When Betty Patu asked about this policy at the C&I meeting and said, "What if half the schools want to do this?" you could see the terror in staff's eyes. Then someone got a grip and remembered that it is, in the end, all in the hands of the superintendent. What a relief!

RosieReader said...

Here's another Thursday event.

Seattle Public Schools Superintendent Dr. Susan Enfield, state Rep. Reuven Carlyle and School Board Director Michael DeBell will host a question and answer session on the state of the Seattle School District at Coe Elementary School, at 7:30 p.m., Thursday, Jan. 5. Coe is at 2424 Seventh Ave. W. Catharine Blaine K-8 is a co-sponsor of the event. Parents, students and all concerned neighbors are encouraged to attend.

dan dempsey said...

you could see the terror in staff's eyes.

For a small moment ... the thought of public results and public accountability appeared .... but then passed. The Super to the rescue.

Does Cathy Thompson know how Bad the Math results actually are?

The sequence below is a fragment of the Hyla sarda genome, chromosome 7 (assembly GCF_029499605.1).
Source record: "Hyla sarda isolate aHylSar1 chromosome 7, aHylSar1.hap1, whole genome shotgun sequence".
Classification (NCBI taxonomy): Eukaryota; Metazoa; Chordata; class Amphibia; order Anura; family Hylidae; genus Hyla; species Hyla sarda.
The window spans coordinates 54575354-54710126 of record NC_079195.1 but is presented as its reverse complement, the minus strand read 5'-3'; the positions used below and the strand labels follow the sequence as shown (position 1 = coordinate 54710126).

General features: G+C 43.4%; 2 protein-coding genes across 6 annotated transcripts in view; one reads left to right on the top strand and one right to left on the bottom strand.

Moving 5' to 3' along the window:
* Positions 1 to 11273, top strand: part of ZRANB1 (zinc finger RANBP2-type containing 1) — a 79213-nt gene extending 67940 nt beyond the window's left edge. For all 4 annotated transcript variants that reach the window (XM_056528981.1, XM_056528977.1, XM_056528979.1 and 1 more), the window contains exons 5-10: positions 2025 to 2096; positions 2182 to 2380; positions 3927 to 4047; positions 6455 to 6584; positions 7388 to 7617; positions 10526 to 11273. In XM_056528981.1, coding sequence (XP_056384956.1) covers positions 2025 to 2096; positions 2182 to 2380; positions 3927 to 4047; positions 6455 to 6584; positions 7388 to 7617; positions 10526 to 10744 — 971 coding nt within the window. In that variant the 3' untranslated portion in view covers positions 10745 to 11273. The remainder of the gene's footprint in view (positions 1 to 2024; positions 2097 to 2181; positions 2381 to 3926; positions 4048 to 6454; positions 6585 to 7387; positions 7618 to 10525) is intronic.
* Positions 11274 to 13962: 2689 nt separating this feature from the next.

This is akin to riding the illusory financial crest in the years prior to the big meltdown.

Will a Math "Margin Call" ever appear?

Likely not ... about the time OSPI Math testing would be a gradation requirement ... another big delay as we switch to Common Core testing.

SeattleSped said...

In case you didn't know, which is very likely since SPS made no announcement as they did for the Positive Climate and Discipline Advisory Committee or the Equity and Race Advisory Committee

An announcement buried on the Special Education Department webpage states SPS is looking for members for the Special Education Advisory and Advocacy Council. Please consider getting involved.

SEAAC memo

mirmac1 said...

Crosscut does it again...The Supe Seattle loved and lost

mirmac1 said...

37% favorable opinion of Enfield is "loved"?